COVID-19 and brain fog: New study reveals mechanisms of neurological symptoms

Some people who have had COVID-19 experience neurological symptoms such as headaches, loss of taste and smell, and exhaustion. A new study by researchers from Macquarie University in Sydney, the University of Queensland and the University of Helsinki, Finland, has shown that viruses like the one that causes COVID-19 can cause brain cells to fuse and malfunction. The findings may explain the “brain fog” and other neurological symptoms that some people experience after being infected with SARS-Cov-2.

How the virus works

It is well known that some viruses, including the severe acute respiratory syndrome 2 (SARS-CoV-2) coronavirus, which causes COVID-19, affect the brain and nervous system by infecting nerve cells (neurons). Some viruses do not kill host cells, but cause brain dysfunction. The mechanism by which they do this is clear to non-brain cells: viruses use special molecules called fusogens to fuse with cells and penetrate them. The fusogens hijack the cell’s mechanism to produce more viruses, which spread the virus – and more fusogens – into neighboring cells. Until now, it was unclear how fusogens affect brain cells.

The study

Researchers from Macquarie University in Sydney collaborated with the University of Queensland and the University of Helsinki, Finland, to study the effects of fusogens on the brain. The study relied on brain organoids, artificially grown “mini-brains” that mimic the real thing. “We reprogram human stem cells into brain cells, including neurons, and let them assemble into mini-brains in a cup,” said Yazi Ke, co-author of the study.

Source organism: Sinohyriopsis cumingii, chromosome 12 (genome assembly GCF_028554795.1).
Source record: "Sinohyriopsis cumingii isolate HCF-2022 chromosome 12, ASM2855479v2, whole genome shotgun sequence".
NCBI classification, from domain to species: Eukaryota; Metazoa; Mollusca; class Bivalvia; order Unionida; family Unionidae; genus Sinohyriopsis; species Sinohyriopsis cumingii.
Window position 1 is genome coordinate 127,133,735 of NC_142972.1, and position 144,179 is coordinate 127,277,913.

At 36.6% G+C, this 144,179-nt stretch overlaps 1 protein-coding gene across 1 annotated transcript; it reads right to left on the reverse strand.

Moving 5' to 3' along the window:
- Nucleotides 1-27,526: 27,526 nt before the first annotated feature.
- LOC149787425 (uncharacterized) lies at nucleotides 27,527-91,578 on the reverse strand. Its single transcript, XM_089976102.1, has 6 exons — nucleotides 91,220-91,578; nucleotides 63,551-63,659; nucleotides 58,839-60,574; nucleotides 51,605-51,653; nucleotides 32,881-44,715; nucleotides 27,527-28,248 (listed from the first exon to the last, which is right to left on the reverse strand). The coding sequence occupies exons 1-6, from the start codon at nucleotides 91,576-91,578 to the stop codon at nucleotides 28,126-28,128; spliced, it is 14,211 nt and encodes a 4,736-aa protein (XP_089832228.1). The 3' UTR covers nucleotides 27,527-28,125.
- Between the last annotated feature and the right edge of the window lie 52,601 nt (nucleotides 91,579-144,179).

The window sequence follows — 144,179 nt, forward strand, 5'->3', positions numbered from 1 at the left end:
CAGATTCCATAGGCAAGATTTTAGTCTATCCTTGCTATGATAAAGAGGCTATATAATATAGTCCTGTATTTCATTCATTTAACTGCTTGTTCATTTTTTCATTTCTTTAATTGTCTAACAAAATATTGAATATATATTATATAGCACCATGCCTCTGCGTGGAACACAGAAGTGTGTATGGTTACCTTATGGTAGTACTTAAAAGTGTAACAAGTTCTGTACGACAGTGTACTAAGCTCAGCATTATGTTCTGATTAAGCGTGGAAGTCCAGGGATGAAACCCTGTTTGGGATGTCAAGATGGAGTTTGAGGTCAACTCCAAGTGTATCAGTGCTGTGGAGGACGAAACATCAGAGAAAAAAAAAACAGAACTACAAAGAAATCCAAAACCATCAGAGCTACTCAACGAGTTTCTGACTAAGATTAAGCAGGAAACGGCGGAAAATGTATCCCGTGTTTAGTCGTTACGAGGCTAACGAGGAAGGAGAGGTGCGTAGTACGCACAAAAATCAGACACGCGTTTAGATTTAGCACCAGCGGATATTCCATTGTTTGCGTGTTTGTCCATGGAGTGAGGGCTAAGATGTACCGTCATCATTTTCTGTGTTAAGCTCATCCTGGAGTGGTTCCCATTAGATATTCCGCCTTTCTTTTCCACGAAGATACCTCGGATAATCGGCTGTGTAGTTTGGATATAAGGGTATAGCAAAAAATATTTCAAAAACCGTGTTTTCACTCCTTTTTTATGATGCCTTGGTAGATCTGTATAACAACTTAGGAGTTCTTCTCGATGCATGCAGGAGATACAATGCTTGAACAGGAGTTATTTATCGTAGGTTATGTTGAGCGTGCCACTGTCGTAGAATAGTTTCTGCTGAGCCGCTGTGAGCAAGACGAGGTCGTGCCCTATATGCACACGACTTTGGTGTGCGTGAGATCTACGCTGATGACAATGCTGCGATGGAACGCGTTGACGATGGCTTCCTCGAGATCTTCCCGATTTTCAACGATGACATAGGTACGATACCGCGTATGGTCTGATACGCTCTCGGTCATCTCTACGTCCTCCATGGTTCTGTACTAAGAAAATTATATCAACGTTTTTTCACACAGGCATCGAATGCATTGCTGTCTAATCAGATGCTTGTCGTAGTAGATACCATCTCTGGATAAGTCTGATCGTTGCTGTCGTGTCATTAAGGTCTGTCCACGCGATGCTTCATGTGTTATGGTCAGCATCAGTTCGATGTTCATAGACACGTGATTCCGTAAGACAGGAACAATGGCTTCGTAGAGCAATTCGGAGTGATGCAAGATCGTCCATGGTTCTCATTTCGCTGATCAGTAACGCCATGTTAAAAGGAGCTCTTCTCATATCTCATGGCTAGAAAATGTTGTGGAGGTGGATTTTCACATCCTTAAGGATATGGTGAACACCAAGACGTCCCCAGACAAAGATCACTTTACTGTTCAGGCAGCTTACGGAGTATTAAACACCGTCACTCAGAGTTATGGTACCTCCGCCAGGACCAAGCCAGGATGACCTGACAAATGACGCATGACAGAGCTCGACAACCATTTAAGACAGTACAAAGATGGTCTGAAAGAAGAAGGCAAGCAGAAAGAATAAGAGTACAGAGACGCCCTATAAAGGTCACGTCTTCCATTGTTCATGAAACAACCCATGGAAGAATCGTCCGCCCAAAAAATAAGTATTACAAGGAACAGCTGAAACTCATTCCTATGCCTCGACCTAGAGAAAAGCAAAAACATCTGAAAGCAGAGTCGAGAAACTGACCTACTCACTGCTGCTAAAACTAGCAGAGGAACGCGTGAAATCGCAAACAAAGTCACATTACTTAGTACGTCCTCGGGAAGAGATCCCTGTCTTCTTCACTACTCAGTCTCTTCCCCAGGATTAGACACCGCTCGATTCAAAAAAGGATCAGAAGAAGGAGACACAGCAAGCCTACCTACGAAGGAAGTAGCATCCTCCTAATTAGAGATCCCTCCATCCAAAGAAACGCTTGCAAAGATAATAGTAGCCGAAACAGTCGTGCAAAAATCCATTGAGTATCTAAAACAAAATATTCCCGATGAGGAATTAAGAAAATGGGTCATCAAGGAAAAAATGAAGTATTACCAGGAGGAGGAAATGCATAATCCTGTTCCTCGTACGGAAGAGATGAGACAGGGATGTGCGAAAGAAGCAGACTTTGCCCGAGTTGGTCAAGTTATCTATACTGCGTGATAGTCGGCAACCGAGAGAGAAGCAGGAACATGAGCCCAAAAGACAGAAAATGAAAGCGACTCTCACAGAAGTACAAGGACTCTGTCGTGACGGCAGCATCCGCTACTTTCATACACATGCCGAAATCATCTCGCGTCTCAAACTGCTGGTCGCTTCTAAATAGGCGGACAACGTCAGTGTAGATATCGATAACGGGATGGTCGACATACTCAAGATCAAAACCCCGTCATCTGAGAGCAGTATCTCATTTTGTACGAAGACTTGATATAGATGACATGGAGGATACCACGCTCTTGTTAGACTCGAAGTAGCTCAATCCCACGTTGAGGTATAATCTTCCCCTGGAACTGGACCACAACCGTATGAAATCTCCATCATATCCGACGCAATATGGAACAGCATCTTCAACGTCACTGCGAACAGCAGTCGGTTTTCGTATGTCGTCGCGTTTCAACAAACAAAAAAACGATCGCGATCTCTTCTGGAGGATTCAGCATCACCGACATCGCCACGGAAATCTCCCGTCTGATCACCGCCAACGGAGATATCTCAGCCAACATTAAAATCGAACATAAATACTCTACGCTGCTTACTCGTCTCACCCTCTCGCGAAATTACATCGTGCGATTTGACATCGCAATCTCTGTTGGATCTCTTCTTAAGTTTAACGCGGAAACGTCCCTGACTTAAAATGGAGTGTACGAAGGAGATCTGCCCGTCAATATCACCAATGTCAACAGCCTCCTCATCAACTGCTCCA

Some organoids were infected with viral fusogens, including SARS-CoV-2, and compared with uninfected control organoids. They found that the virus causes fusion between neurons, between neurons and glia, and between glia. Glia are non-neuronal cells in the brain and spinal cord that help maintain and protect neurons.

“We found that COVID-19 causes neurons to undergo a process of cell fusion that has not been seen before,” said Massimo Hilliard, one of the study’s co-authors. “Once neurons are infected with SARS-CoV-2, spike protein S appears in the neurons, and the neurons do not die after fusion.”

The spike protein, or S protein, is one of the key biological characteristics of SARS-CoV-2. It is located on the outside of the virus, which allows it to enter host cells and cause infection.

Impact on health

Researchers say this fusion without cell death may explain the chronic neurological symptoms that some people experience after infection with COVID-19, such as headaches, “brain fog,” loss of taste and smell and exhaustion. “In the current understanding of what happens when the virus enters the brain, there are two outcomes – either cell death or inflammation,” said Ramon Martinez-Marmol, lead author of the study. “But we showed a third possible outcome — neuronal fusion.”

The study reveals a new mechanism for the neurological events that follow a viral infection, leading to a better understanding of the long-term effects of COVID-19 and possibly other neurological conditions. “This very comprehensive study can help us understand some of the mechanisms of this viral behavior,” said Lars Ittner, one of the study’s co-authors. “We’ve also started a research program in our lab to understand the effects of COVID infections on the brain and how it affects the progression, outcome and even onset of dementia.”

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